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Last Build Date: Fri, 20 Oct 2017 00:01:29 +0000


Comment on Unforced variations: Oct 2017 by Thomas

Fri, 20 Oct 2017 00:01:29 +0000

C21G-1179: A Novel Approach To Retrieve Arctic Sea Ice Thickness For Prediction And Analysis L Brucker et al "In spite of October-November Arctic-sea-ice-volume loss exceeding 7000 km3 in the decade following ICESat launch (2003), most global ocean reanalysis systems are not able to reproduce such a drastic decline. "Knowledge of the sea ice properties and its thickness distribution is critical to our understanding of polar ocean processes and the role of the polar regions in the Earth's climate system. [...] "For the first time, we were able to reproduce the Arctic sea ice thickness field at 10 km resolution with success for fall, winter, and spring (April/May depending on melt conditions) from passive microwave data. Our results reveal the same patterns of thickness distribution in the Arctic basin and peripheral seas as CryoSat-2, and the majority of the retrievals are within 0.5 m of CryoSat-2.,2141.msg131840.html#msg131840 and Published: 6 July 2017 A weekly Arctic sea-ice thickness data record from merged CryoSat-2 and SMOS satellite data Robert Ricker C035: Sea ice-ocean-atmosphere interactions in the “New” Arctic and Southern Oceans Conveners solicit papers on observational, theoretical and numerical investigations that advance a system level understanding of processes that affect sea ice extent and thickness in the Arctic and Southern Oceans or Published: 24 August 2016 Arctic Sea Ice Thickness Estimation from CryoSat-2 Satellite Data Using Machine Learning-Based Lead Detection by Sanggyun Lee et al Academic Editors: Walt Meier, Mark Tschudi, Xiaofeng Li and Prasad S. Thenkabail There is much happening atm in this subject area.

Comment on Unforced variations: Oct 2017 by Mal Adapted

Thu, 19 Oct 2017 22:11:30 +0000

On reflection, alan2102, I've done a little more than say your claims were optimistic; I've discussed historical human population dynamics, and suggested that while current demographic trends appear related to economic and political factors, there are underlying biological mechanisms that may be countervailing. Projecting demographic futures is like projecting climate futures: there are multiple physical, economic and political factors acting on various timescales, and the precise future trajectory of global population depends on their relative strengths at every instant from now. Therefore, I'm unwilling to say yet whether global TFR will fall below replacement rate permanently or not. It may rise to replacement level or higher again, perhaps when total global population is lower. By the same rationale, I'm unwilling to say whether or not AT will decline as P does, either. I really don't have anything more to say on this subject. If you put words in my mouth, however, I might make you eat them instead.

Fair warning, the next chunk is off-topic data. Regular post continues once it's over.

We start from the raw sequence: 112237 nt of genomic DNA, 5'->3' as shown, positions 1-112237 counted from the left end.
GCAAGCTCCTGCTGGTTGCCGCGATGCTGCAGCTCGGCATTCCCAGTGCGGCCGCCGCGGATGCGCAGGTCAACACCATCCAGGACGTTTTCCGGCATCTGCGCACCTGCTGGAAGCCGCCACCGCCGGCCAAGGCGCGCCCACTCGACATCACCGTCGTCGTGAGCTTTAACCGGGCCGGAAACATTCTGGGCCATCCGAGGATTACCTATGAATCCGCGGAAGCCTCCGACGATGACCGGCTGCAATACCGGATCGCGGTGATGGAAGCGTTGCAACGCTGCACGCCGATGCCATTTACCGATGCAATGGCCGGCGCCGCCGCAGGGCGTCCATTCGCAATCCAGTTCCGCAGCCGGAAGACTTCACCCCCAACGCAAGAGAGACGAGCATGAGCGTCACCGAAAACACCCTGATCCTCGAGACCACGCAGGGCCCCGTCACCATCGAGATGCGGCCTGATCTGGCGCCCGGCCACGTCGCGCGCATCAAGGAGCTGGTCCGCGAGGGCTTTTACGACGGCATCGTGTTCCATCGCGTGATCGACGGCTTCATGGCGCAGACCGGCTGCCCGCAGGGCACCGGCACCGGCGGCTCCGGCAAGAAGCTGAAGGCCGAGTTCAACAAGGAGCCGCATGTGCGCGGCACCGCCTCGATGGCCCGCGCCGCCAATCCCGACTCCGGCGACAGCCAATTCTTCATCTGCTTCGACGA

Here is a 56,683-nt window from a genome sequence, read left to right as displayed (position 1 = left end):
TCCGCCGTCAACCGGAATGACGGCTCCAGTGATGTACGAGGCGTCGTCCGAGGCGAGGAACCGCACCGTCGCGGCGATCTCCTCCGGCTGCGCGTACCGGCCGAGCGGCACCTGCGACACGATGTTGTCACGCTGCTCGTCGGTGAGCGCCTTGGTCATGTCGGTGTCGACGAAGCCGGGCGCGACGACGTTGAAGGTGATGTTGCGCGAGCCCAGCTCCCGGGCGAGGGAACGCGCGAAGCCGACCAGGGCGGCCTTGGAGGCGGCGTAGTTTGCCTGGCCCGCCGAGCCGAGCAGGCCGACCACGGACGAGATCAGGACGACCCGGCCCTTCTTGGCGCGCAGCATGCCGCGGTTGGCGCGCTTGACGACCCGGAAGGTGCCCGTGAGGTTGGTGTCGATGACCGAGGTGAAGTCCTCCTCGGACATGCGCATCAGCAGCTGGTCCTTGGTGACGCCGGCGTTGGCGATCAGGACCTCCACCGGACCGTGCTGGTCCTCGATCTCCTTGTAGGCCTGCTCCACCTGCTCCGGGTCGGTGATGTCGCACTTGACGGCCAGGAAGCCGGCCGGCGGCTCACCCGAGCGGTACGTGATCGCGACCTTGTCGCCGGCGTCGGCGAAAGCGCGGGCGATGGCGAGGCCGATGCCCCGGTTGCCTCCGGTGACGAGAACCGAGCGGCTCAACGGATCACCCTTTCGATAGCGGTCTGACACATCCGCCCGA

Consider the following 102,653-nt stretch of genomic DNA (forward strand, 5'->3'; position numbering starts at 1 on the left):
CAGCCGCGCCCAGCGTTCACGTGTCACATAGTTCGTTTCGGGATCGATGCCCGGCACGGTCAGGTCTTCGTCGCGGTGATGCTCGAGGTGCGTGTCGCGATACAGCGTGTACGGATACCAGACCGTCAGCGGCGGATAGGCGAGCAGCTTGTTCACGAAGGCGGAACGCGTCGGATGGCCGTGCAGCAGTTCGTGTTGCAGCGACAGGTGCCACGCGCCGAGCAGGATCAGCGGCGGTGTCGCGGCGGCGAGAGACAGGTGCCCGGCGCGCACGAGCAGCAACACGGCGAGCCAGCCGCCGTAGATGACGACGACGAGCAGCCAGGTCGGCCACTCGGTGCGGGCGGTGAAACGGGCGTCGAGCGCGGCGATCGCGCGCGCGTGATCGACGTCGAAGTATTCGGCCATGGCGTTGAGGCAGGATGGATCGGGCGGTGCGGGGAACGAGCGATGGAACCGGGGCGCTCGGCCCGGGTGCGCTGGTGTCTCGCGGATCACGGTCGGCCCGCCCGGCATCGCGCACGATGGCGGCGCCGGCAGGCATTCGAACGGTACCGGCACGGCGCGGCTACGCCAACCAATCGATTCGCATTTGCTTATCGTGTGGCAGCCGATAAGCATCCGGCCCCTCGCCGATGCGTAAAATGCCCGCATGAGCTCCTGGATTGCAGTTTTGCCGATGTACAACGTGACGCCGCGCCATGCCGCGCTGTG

Comment on Unforced variations: Oct 2017 by Mal Adapted

Thu, 19 Oct 2017 21:16:10 +0000

Your argument sounds like the arguments I’ve had in past years with overpopulationists who cannot believe the glaring fertility drop-off numbers. All they know is that population is still growing; they seem blind to the fact that growth is slowing and will cease in a few decades. In other words, they seem blind to the (all-important) TRAJECTORY of things, seeing only a snapshot of the way things are, frozen in time at this moment. Same with renewables skeptics who point to the very small percentage of total energy derived from renewables, as yet; no appreciation of the (all-important) TRAJECTORY of things, which have renewables doubling every 2-3 years, reaching 100% in a few decades!